Starring: Ronald Howard, Howard Marion-Crawford, Archie Duncan, Meg Lemonnier, Ursula Howellss
Unless I miss my guess, The Case of the Cunningham Heritage is the first episode of Sheldon Reynold’s Sherlock Holmes television series. In the set I have, it is presented as the third episode, but as the story concerns the first meeting of Sherlock Holmes (Ronald Howard) and Dr. John Watson (Howard Marion-Crawford) it makes logical (and chronological) sense for it to be the premiere episode.
As the story begins, Dr, John Watson is returning to London after being wounded while serving as a Military Doctor in Afghanistan. He is now looking for a place to saty — ‘comfortable lodgings at a reasonable price’. At his gentlemen’s club, he mentions his search to an old chum — also in the medical profession, who steers him toward a gentleman named Sherlock Holmes — who has been looking for someone to share his apartment on Baker Street. The chum says that Holmes is a strange fellow — he has been doing some research at the hospital and was last seen ‘beating a corpse with a stick’. Holmes it is said, was trying to find out if it was possible to inflict a bruise on a body after death.
Despite this strange tale, Watson chooses to meet Holmes, and is immediately impressed with the fellow. Within twenty-four house, Watson is moving his clobber into his new lodgings at 221B Baker Street.
Within moments of Watson settling into his new home, a gentleman comes to call representing Inspector Lestrade of Scotland Yard. He delivers a message, which invites Holmes — and now Watson — to the home of the Cunningham’s where a murder has been committed.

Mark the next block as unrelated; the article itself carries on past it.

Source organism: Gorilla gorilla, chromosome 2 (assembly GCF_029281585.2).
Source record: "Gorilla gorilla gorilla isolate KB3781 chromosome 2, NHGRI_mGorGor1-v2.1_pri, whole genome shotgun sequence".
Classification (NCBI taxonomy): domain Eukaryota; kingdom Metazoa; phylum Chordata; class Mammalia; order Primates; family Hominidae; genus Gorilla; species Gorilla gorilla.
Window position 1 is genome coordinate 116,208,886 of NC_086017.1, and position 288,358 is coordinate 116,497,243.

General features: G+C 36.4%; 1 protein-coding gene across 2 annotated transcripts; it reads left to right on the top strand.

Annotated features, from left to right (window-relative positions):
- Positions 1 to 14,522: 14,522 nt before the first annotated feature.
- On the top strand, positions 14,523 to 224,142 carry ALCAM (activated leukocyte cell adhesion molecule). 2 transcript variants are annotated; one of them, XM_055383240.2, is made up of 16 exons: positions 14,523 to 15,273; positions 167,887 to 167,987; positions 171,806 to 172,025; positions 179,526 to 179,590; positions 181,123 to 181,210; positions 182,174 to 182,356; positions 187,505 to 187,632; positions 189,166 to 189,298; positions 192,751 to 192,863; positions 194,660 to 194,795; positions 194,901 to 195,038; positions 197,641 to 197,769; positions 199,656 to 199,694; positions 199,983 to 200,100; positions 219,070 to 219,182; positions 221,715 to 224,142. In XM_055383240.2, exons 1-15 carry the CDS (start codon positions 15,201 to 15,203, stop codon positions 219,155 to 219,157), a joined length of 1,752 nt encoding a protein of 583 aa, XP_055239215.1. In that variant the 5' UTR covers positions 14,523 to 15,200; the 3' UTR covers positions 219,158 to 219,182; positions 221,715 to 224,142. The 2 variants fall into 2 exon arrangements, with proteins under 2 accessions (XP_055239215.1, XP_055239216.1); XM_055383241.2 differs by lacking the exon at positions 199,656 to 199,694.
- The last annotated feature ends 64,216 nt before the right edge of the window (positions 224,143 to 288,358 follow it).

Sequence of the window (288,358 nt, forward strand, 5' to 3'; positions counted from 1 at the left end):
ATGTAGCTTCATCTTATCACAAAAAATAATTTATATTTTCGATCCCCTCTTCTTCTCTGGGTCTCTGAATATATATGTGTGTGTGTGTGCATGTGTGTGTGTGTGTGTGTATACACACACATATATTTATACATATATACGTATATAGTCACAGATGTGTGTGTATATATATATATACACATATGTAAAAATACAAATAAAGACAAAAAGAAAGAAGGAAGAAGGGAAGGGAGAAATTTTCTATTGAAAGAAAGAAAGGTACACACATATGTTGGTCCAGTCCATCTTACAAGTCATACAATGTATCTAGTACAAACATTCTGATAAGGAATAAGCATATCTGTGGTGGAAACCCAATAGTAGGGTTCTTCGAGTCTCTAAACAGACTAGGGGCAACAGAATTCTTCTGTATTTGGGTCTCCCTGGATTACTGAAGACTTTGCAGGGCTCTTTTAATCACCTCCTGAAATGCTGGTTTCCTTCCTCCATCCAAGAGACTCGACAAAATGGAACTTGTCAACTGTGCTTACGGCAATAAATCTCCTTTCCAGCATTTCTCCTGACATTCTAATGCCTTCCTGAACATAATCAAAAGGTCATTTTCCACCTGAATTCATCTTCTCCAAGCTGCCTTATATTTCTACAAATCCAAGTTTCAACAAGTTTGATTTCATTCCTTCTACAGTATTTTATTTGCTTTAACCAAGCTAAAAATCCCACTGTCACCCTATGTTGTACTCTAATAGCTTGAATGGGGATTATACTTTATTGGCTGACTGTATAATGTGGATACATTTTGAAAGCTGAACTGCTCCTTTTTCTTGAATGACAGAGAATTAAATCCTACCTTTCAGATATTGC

The murdered man is Peter Cunningham, and the prime suspect is his fiance, Joan (Ursula Howellss). She was discovered leaning over the victim with a knife in her hand. She claims that she had discovered the body and was removing the knife.
As Holmes arrives, Joan is being grilled by Inspector Lestrade (Archie Duncan), the matriarch of the family (Meg Lemmonier), and her other son, Robert. Holmes quickly deduces that Joan is not the victim’s fiancee, but in fact his wife, and they had been married for at least a week. As a married woman, it appears that she is now in line for some inheritance, so that only makes her motif, and guilt seem that much more complete. At least in the eyes of Inspector Lestrade, who has her arrested and taken away. Of course, Holmes is not convinced.
The mystery portion of this episode is not that complicated or clever, and the majority of viewers will quickly guess the perpetrator of the crime. The enjoyment from this episode comes from the rapport between Holmes and Watson as they first meet each other. Howard Marion-Crawford is a fine Watson, not as buffoonish as Nigel Bruce. His constant frustration in understanding Holmes, and his most unusual methods is a joy to watch.